For example, consider the interval $[0, 1]$. Define a function $L$ on measurable subsets of this interval by $L(A)=\text{length of$A$}$. Notice that I'm not imposing any kind of interpretation on $L$ as being a "probability", like the probability of hitting $A$ if you chucked a dart at the interval, or something like that. It's just the geometrical length, but nevertheless it's easy to see that it satisfies the Kolmogorov axioms. Now, under the function $L$, it turns out that $d_n(x) = \text{the$n$-th binary digit of$x$}$ defines a sequence of i.i.d. Bernoulli random variables, each with "probability" $0.5$, which in our case just means that the length of the set on which $d_n=1$ is $0.5$. The law of large numbers now tells us that the length of the set of numbers whose binary expansions have a equal asymptotic proportions of ones and zeroes is $1$. Notice how statistics never enter the picture: we're just doing geometry.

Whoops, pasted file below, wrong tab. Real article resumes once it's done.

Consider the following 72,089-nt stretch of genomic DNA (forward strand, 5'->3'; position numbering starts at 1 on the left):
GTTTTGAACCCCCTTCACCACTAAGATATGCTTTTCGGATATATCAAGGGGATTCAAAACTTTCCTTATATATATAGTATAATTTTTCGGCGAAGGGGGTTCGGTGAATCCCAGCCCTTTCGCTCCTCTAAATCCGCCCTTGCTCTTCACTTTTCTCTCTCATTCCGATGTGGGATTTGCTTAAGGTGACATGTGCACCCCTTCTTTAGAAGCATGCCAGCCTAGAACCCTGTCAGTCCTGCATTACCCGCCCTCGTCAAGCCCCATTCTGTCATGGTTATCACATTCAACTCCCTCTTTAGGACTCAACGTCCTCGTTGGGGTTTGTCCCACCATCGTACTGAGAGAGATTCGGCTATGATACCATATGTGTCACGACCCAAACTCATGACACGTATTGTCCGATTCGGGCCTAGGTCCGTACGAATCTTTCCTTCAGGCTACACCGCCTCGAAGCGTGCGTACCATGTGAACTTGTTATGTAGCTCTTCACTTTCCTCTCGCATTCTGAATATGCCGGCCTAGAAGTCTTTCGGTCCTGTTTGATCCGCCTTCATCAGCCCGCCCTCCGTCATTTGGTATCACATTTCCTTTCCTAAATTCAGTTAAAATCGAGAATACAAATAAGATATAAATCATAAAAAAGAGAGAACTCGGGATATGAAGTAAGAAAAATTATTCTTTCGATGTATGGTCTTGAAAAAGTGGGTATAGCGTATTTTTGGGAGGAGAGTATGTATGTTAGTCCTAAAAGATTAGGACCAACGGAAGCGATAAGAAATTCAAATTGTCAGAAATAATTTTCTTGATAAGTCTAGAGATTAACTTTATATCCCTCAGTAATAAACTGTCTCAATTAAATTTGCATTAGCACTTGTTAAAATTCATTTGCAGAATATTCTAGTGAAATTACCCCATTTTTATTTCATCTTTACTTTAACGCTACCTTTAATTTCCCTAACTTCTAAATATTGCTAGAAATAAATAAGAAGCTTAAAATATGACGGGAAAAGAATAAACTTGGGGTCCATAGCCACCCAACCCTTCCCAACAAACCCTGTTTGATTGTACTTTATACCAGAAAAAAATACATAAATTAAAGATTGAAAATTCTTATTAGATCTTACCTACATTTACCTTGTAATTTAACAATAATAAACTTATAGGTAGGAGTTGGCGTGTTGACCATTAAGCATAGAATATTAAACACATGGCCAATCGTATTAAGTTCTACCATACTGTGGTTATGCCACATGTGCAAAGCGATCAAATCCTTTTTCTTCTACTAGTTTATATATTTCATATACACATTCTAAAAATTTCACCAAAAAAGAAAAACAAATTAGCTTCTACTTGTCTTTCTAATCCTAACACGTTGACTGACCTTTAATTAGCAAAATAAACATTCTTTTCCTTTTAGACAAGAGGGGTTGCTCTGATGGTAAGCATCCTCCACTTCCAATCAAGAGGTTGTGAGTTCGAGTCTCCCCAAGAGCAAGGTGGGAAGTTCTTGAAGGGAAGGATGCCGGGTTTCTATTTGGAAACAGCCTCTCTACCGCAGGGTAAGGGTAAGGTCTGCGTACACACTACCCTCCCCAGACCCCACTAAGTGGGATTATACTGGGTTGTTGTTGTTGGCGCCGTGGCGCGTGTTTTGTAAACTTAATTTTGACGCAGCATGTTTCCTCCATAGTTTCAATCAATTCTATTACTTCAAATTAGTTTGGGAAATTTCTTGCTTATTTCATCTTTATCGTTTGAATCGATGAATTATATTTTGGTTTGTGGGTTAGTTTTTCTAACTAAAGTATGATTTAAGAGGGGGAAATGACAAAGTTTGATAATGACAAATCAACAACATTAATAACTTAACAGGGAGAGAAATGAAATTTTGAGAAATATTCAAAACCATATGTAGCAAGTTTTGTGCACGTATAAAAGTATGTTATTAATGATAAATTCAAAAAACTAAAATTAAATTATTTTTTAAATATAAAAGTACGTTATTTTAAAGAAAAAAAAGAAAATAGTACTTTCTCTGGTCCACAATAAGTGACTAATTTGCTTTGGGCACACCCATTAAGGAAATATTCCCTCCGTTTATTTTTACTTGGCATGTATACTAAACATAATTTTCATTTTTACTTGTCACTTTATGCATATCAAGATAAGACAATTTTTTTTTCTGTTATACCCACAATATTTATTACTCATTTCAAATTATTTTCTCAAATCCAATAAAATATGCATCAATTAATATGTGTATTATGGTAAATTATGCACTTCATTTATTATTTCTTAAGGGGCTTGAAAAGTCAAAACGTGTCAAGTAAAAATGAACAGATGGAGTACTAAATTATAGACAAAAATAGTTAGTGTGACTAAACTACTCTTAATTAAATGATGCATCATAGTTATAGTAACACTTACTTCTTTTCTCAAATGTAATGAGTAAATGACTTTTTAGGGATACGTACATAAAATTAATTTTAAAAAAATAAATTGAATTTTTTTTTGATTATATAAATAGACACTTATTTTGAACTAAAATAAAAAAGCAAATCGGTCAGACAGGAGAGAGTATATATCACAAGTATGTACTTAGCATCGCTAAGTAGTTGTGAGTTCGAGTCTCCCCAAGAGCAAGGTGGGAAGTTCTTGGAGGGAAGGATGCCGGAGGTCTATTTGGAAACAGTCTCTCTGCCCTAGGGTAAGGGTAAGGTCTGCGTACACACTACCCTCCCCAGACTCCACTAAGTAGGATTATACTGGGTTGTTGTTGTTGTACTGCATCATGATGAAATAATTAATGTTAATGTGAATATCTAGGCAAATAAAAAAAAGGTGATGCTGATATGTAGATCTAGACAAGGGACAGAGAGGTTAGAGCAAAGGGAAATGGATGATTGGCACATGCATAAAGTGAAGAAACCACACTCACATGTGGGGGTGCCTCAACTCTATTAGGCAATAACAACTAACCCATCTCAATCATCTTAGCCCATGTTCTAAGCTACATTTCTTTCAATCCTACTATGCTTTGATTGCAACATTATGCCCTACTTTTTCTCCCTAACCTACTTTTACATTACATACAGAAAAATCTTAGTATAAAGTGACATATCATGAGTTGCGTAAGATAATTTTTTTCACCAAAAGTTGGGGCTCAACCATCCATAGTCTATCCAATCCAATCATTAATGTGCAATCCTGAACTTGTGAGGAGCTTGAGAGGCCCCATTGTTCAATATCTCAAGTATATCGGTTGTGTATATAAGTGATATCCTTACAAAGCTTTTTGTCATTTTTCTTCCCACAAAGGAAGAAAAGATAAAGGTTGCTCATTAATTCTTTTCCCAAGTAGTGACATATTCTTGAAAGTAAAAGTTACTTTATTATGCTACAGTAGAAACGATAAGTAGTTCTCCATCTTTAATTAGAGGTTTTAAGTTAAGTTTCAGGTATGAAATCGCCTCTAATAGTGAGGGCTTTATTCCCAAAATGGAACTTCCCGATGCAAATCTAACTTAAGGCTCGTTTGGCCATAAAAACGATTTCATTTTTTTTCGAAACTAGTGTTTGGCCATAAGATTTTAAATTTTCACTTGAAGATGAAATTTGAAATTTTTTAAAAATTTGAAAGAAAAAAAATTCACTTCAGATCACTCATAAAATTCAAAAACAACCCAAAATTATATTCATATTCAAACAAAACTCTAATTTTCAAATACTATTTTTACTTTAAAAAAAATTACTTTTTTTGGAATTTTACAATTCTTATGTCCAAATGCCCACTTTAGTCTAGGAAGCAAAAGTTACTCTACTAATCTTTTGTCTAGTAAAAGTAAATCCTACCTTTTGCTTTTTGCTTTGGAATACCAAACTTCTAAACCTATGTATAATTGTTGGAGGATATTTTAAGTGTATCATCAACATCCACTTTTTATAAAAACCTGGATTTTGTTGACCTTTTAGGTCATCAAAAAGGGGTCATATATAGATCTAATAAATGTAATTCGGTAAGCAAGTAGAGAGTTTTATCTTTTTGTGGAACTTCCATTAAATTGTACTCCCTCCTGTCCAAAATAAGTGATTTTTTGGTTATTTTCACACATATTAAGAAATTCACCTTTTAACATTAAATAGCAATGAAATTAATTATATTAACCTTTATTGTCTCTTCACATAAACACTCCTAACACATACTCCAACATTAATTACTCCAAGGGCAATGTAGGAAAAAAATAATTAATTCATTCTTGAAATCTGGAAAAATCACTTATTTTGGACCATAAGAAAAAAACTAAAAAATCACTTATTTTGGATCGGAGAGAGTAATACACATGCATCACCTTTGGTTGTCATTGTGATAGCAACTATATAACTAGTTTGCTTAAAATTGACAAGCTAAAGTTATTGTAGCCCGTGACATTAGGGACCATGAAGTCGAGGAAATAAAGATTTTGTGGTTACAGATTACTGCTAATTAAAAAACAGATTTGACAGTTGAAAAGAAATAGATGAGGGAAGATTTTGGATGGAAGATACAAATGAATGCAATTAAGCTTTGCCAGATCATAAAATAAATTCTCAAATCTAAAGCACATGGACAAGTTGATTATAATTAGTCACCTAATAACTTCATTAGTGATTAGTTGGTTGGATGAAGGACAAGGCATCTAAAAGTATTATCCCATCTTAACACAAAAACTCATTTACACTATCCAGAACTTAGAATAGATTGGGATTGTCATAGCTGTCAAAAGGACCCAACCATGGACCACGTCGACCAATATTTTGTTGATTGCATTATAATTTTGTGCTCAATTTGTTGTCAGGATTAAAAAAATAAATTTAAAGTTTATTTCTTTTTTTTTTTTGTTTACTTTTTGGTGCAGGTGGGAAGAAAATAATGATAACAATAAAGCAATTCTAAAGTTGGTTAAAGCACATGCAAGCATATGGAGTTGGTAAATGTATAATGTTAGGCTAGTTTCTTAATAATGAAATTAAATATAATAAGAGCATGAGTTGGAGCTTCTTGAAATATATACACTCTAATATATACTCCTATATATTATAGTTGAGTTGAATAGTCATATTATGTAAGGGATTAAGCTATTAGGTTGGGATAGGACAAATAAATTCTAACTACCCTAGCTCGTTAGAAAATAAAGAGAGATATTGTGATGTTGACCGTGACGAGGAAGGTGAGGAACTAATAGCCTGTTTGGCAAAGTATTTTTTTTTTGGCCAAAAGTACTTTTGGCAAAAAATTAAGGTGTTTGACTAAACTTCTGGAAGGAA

We can try to connect Kolmogorov's axioms with frequencies by saying something like this:

Consider some repeatable experiment. To say that a given set of outcomes has probability $p$ means that if you repeat the experiment a very large number of times, you'll get an outcome in that set approximately $p$ of the time.

How we can justify such a prediction is a separate matter. The point is: if we do assume this prediction, what can be deduced from it?

If we assume the above, then the function $P(A) = \text{long term frequency of$A$}$ satisfies the Kolmogorov axioms.

As you point out, this seems like it's equivalent to just assuming the law of large numbers. But that's not quite the case. The LLN actually allows us to relax the above prediction slightly.